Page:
Review: April and the Extraordinary World

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When I was around 10 years old, I fell in love with Hergé’s Tintin books. They contained such an effortless and innocent* sense of adventure, propelled by a core of simple, charming characters and a globe-trotting spirit that certainly appealed to a middle-school Geography Bee champion. There’s just something about a plucky, ingenious young hero foiling cartoonishly dastardly plots with their talking pet sidekick that puts a smile on my face.

Thus, the big, dumb grin I sported for pretty much the entire runtime of “April and the Extraordinary World,” an out-of-nowhere animated charmer that combines the escapist pleasures of “serial” romps like the Indiana Jones movies with the inventive, alternate-universe visual flair of Miyazaki. The Tintin comparison is an inevitable one – the drawing style, adapted (as is the narrative) from the graphic novels and comics of Jacques Tardi, even looks much the same as Hergé’s – but “April and the Extraordinary World” also has its own distinct flavor, a steampunk/early sci-fi/apocalyptic vibe that owes as much to “Metropolis” and Jules Verne and Conan Doyle’s The Lost World” as it does to a certain intrepid Belgian reporter. Should they ever re-attempt to adapt Alan Moore’s “The League of Extraordinary Gentlemen” for the screen, please, may it be tackled by a team like this.

To describe the setup of the story is somewhat a chore: imagine Napoleon III died, not as a deposed exile, but in a freak scientific accident while attempting to develop a super-solider serum (yes, something not unlike our dear Captain Rogers’ juju juice). Imagine further, in the wake of that accident, that the world’s leading scientists and inventors all began to mysteriously disappear, snatched up by a mysterious, roaming, all-seeing cloud. Einstein, Edison, Fermi, Marconi, Curie, on and on – without our greatest minds, the world stagnates under primitive 19th-century technology. France, under a revitalized imperial regime, is forced to scrabble for a share of the world’s dwindling resources. In the middle of all of this, a young girl named April is distraught when her parents, chemists secretly working on the same serum project that did in old Napoleon, are taken by that threatening, straight-out-of-a-Roald-Dahl-nightmare cloud.

These things are all related, and there are yet many more puzzle pieces and characters to keep track of as April grows and pursues the truth underneath her topsy-turvy life (indeed, the French title of the film more literally, and more aptly, translates to “April and the Twisted World”). The writers deal nimbly with a massive amount of exposition, fleetly bounding on to the next scene and the next setpiece before the weight of this expansive world can ever come crashing down. Yet the film also never feels rushed – despite leaps of years, even decades, between some sections early on, “April and the Extraordinary World” finds time to linger just the right amount of time on a particularly gorgeous image (the twin Eiffel Towers of Paris that house a transcontinental cable-car station, for instance) or a clever bit of dialogue. Have I mentioned that, somehow, amid all the international intrigue I laid out above, this movie finds time for April to read “Puss in Boots” out loud to her talking cat named Darwin? “I’d have a few things about cats to tell Msr. Perrault,” Darwin sniffs, and I am not sure how else I can convince you to see this film.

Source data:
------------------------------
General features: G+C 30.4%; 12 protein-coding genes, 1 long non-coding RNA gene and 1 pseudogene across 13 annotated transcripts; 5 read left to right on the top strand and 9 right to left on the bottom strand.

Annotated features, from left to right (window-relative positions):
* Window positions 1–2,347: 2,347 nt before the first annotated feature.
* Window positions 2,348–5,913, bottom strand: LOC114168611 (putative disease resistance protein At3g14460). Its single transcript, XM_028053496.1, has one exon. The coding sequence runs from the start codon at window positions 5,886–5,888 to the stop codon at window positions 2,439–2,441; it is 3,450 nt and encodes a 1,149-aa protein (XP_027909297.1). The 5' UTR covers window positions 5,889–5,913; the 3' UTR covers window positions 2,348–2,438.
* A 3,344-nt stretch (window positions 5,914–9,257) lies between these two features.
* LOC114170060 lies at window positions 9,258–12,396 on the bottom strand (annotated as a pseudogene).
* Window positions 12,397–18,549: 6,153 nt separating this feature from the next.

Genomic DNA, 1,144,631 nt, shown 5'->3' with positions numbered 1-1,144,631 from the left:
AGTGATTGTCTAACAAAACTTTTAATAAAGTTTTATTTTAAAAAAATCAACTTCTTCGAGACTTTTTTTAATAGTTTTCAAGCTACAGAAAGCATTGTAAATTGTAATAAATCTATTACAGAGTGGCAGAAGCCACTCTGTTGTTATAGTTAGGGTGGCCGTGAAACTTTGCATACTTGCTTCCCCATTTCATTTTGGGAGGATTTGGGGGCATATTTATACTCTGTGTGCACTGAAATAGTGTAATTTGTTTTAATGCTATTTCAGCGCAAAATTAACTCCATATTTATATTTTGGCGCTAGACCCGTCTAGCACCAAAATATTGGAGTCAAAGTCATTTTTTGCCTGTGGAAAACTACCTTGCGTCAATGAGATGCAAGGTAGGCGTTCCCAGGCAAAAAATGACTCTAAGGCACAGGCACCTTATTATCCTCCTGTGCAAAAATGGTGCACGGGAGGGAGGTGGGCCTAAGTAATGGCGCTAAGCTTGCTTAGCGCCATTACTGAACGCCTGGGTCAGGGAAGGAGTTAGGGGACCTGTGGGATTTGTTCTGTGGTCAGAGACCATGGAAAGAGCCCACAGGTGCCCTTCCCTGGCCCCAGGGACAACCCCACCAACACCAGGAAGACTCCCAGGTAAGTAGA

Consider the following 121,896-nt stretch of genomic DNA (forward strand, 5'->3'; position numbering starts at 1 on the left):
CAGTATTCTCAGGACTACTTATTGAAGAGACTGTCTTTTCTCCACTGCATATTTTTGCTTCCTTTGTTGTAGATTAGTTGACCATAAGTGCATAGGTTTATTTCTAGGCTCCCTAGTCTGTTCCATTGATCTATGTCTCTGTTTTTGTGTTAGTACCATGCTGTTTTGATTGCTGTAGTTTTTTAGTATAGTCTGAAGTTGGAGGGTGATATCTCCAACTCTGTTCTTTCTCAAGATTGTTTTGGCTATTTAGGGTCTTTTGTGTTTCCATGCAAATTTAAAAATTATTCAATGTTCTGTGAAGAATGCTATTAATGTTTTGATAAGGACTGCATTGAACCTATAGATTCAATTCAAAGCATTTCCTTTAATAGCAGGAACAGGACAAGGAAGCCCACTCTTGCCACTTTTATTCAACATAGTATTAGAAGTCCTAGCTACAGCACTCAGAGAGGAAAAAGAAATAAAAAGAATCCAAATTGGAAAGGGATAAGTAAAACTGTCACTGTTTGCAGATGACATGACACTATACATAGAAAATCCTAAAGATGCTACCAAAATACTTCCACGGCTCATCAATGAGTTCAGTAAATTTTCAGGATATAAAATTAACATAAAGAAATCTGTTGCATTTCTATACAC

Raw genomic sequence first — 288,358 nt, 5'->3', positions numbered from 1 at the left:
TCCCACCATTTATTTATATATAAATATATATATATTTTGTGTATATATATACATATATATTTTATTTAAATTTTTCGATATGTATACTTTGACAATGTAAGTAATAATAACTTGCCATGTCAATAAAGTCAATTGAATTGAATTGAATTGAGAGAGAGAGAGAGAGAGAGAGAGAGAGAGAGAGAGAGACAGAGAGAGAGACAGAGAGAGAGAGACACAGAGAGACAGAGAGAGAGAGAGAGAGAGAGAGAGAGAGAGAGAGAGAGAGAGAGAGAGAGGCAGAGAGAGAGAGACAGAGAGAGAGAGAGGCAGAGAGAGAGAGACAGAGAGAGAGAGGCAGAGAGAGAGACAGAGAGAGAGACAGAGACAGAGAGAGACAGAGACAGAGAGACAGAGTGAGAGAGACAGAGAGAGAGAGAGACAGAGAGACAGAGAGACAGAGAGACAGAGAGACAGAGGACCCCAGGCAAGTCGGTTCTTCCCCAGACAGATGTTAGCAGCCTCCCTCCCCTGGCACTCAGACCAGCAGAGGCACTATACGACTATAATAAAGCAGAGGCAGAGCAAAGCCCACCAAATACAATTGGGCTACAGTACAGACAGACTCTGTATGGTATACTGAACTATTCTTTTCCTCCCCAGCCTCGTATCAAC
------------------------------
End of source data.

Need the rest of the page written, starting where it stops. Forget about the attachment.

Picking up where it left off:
But if that isn’t enough, “April and the Extraordinary World” is also a welcome newcomer in the burgeoning recent sub-genre of science-positive entertainment (kicked off, I might argue, by “Interstellar,” and finding its platonic ideal in “The Martian”). April is not just a bland, brave everyman protagonist; she is fiercely, explicitly smart, and put in a position to go on her pulse-pounding, high-stakes adventure for that very reason. The film recognizes both the risk and reward in that, just as it sees the danger humanity so often creates for itself by pushing society forward for short-term gain at long-term expense. But ultimately, progress is the long-term gain – resources will run dry, but as long as the urge remains to advance, to push the boundaries, to dash out into the unknown…we might be OK.

Now playing in limited release – to be expanded wider starting April 8. Watch for it!

Verdict: 3 1/2 out of 4 stars

*I know, I know, I didn’t discover “Tintin in the Congo” until a while later, and the um, less-than-savory villainization of Asians, Native Americans, Jews, etc. didn’t register at that age. The moon ones are still OK, right?

NYFCC Don’t Want To Be Your Hero